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Top 10 OSHA Citations

14 December, 2022

Are we getting safer after three years of a pandemic and a labor shortage? Perhaps a little bit. OSHA recently reported its top 10 citations for the fiscal year 2022, which ran from October 2021 through the most recent September.

“OSHA’s annual Top 10 list helps define trends so safety professionals can find the appropriate solutions,” said Lorraine Martin, president and CEO of the National Safety Council in a prepared statement. “Despite advancements in workplace safety, we continue to see the same types of violations each year. It’s more important than ever employers seek education and resources to keep their workers safe.”

Published in Safety+Health Magazine (a National Safety Council publication) as well as many other sources, here are the top citations that pertain to the paint industry.

#1: Fall Protection violations, by more than a two to one margin, come in first place for the twelfth year in a row, although the number of citations is slowly dropping. There were 5,424 citations in fiscal year 2020, 5,295 in 2021, and 5,260 in the most recent report. This is still an area that needs improvement; Occupational Health & Safety, ohsonline.com, reports that there were nearly 50,000 nonfatal falls just a couple years ago. Make sure your workers are protected! The time and money you spend now will save you from lawsuits, downtime, and the guilt of knowing you coulda and shoulda done better.

#2: Hazard Communication, which involves alerting the workforce about any potentially hazardous chemicals produced or brought into the workplace.

#3: Respiratory Protection. Who likes wearing a respirator? No one we know! OSHA cited over 2,500 violations of this. There needs to be a program in place where everyone is educated on proper selection, use, and maintenance of respirators. Even if a coating seems safe or is odor free, protracted use may lead to breathing issues years down the road.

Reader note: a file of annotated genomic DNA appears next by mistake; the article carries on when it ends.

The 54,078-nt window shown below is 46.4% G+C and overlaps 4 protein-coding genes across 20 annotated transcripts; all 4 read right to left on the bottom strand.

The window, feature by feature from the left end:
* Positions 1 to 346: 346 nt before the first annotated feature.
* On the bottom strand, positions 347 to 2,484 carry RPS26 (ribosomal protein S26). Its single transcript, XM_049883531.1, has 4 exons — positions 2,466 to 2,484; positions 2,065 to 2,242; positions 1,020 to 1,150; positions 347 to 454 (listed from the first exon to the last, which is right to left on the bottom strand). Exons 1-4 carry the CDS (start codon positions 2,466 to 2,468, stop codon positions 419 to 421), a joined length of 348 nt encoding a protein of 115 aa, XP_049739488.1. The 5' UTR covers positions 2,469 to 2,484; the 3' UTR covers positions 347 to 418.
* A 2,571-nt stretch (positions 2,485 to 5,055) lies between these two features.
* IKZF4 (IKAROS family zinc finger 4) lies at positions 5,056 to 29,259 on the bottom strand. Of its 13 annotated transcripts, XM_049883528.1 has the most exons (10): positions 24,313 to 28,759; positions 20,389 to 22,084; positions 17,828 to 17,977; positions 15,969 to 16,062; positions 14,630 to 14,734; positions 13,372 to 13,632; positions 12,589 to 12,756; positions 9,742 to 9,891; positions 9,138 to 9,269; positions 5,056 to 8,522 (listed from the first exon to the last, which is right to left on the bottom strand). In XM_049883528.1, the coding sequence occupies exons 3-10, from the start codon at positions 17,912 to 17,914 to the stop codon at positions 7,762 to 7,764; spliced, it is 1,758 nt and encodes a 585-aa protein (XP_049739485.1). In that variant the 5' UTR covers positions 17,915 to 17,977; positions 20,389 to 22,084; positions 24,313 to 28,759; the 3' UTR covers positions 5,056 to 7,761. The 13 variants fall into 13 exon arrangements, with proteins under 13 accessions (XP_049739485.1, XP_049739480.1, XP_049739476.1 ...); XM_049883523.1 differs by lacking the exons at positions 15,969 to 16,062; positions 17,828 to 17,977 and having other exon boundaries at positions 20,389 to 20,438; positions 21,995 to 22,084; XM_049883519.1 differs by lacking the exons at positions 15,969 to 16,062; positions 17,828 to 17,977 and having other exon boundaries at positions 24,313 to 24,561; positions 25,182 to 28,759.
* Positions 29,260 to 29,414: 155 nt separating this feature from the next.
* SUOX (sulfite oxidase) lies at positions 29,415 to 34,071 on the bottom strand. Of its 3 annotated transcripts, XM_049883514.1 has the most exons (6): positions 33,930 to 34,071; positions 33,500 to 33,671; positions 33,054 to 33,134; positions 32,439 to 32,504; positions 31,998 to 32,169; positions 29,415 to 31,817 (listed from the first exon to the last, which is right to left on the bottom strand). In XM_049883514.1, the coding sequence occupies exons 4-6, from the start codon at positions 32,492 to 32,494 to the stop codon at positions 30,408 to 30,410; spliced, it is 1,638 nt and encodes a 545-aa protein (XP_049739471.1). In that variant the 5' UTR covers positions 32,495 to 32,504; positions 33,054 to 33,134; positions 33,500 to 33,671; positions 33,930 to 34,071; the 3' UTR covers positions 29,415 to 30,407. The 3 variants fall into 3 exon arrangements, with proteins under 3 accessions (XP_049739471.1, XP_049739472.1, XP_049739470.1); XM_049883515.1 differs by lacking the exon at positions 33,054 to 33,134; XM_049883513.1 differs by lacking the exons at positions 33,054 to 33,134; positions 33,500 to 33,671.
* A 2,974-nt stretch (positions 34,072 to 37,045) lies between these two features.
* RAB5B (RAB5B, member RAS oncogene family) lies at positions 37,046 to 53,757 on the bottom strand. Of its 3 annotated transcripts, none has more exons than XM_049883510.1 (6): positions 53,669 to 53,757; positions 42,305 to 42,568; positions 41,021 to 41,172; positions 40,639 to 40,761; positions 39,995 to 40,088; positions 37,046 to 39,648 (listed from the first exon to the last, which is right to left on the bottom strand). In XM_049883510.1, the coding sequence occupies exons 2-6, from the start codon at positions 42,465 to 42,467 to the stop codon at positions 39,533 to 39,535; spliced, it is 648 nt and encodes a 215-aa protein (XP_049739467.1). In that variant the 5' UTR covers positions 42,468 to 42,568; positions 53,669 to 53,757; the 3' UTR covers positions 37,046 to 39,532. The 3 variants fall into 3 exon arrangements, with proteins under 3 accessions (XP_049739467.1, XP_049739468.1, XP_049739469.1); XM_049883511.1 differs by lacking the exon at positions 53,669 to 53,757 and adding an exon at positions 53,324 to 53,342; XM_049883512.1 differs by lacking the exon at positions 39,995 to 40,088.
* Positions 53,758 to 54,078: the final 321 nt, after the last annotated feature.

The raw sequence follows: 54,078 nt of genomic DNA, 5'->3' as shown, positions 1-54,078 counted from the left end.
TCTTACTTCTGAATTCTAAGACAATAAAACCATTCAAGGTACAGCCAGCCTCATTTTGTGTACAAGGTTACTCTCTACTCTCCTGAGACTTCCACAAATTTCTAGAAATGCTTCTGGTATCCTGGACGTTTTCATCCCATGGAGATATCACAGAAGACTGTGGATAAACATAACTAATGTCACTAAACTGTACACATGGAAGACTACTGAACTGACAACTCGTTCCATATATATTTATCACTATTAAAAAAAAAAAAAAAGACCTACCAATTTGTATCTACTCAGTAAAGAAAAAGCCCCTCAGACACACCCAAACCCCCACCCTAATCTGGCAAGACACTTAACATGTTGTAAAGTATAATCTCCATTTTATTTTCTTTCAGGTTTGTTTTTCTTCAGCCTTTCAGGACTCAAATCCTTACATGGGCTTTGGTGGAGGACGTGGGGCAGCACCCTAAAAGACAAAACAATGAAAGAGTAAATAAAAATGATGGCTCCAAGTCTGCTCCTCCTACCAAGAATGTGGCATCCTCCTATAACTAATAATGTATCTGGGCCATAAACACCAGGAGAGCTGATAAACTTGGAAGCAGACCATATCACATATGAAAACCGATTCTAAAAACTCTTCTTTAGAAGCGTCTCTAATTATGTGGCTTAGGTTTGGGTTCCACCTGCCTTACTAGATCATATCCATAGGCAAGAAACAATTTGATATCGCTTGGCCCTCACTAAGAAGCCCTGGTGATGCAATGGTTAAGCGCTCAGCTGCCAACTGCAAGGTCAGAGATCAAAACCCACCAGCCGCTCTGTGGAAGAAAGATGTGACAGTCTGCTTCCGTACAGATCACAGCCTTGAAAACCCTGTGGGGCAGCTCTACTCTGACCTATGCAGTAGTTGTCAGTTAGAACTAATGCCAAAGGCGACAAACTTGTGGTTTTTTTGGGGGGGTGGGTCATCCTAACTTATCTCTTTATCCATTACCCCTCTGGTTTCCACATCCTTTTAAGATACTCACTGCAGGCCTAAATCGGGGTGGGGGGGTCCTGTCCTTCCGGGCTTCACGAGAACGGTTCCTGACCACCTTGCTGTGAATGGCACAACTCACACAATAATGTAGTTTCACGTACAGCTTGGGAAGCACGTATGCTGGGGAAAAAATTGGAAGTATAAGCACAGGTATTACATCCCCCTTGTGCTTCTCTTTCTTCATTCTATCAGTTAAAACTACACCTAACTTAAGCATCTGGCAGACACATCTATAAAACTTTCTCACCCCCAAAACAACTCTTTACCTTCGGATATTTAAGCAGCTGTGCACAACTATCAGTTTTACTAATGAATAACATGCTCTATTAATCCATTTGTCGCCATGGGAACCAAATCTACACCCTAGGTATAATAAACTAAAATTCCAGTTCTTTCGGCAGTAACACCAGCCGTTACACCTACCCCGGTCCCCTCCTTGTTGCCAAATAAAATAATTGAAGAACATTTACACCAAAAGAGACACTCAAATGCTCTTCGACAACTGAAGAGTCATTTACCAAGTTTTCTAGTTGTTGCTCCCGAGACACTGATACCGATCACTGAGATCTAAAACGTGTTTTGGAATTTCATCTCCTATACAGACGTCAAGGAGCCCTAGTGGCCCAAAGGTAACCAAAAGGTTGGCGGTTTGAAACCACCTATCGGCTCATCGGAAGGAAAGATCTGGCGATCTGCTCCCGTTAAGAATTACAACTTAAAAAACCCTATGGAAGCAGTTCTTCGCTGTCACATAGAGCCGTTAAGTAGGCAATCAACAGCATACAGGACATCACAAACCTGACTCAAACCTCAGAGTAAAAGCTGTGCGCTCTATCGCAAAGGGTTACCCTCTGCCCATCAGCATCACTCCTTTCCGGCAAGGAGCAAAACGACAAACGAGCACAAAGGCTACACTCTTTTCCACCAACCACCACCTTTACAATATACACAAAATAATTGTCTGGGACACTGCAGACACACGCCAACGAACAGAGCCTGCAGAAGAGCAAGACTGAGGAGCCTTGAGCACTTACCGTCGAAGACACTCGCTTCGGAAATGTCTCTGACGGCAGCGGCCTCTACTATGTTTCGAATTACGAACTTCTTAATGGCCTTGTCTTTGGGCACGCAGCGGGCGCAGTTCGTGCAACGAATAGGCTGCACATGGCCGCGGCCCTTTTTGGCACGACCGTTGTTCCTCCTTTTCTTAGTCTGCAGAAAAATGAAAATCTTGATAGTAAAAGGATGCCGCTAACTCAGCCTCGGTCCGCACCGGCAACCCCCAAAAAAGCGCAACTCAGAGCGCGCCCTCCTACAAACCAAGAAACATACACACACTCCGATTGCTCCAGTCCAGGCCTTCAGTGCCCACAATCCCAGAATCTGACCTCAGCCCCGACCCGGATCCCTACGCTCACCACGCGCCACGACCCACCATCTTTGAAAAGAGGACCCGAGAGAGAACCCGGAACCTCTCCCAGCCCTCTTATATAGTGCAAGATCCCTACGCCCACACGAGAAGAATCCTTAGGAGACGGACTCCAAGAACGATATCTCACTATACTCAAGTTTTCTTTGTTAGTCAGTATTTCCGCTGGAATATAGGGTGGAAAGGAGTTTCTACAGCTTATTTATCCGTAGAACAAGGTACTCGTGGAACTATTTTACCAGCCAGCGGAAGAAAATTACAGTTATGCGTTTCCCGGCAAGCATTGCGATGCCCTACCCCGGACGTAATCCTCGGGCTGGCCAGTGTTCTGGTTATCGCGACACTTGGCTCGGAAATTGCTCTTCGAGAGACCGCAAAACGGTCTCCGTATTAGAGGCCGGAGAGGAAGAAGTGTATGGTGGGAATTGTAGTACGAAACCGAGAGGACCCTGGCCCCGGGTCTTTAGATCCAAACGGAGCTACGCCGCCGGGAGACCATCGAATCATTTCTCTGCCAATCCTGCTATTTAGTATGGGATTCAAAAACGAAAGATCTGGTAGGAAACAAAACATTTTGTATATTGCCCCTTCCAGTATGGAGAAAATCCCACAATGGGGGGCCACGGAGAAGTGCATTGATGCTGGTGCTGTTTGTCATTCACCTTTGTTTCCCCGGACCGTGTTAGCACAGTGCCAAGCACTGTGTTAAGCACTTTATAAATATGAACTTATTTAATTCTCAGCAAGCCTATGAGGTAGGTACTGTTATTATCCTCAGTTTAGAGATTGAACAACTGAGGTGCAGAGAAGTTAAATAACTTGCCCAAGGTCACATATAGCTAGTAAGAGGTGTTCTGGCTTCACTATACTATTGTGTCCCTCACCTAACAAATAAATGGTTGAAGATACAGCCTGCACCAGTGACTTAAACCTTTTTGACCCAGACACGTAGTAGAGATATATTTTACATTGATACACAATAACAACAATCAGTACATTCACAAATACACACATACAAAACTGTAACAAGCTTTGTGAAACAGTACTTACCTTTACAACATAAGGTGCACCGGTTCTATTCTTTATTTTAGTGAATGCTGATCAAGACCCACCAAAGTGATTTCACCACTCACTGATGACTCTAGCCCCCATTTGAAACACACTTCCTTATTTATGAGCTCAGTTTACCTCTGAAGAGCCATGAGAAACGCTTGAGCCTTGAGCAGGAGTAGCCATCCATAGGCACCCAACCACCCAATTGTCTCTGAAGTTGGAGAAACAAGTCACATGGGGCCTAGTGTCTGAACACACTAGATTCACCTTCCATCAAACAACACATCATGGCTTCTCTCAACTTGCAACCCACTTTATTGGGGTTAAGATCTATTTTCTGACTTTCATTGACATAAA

#4: Ladders. Here at APC we have seen a number of hazardous ladder uses just from people sending us photography. Make sure your crews are aware of general requirements for all ladders. A fall off a ladder can result in serious and lifelong injury.

#5: Scaffolding. Just about any time a worker is at height, safety is paramount. Workers on scaffolds over a certain height need to be protected from falling as well as from being hit by falling objects from above.

Two others in the top ten are germane to our industry… 

#8: Fall Protection Training. Just as important as protecting your employees from falling is training them in the use of fall protection equipment so they can protect themselves and each other.

#9: PPE. Personal protective equipment is needed to protect workers from exposure to hazardous chemicals, flying particles, loud environments, and other workplace hazards.
A quick look at the top ten is available here.

Types of citations
Citations can be classified as “willful,” in which case the employer knows it’s a safety hazard but intentionally ignores the risk, or classified as “serious,” in which case the employer probably knew, or should have known, about the safety hazard that could result in serious injury or death. In either case, as with the overall list, fall protection violations are far and away the most prevalent issues cited in each classification of violation.

Paint manufacturer on list of top fines
The list of largest fines includes one paint company: Yenkin-Majestic of Columbus, Ohio was fined $709,960 for a plant explosion that resulted in injuries and a fatality. According to Safety and Health Magazine, OSHA cited Yenkin-Majestic for 32 serious and two willful violations and placed the company in its Severe Violator Enforcement Program.

Other top fines were levied against a Family Dollar in Ohio, a Dollar General in New Jersey, and a construction company in New York. OSHA’s top penalty was given to ALJ Home Improvement, fined approximately $1.3 million as the company failed to implement fall protection training and procedure after one fatality, unfortunately resulting in a second.

If you have questions, make sure to contact OSHA so you can keep up to date regarding laws and regulations put in place regarding safety training and implementation.
 

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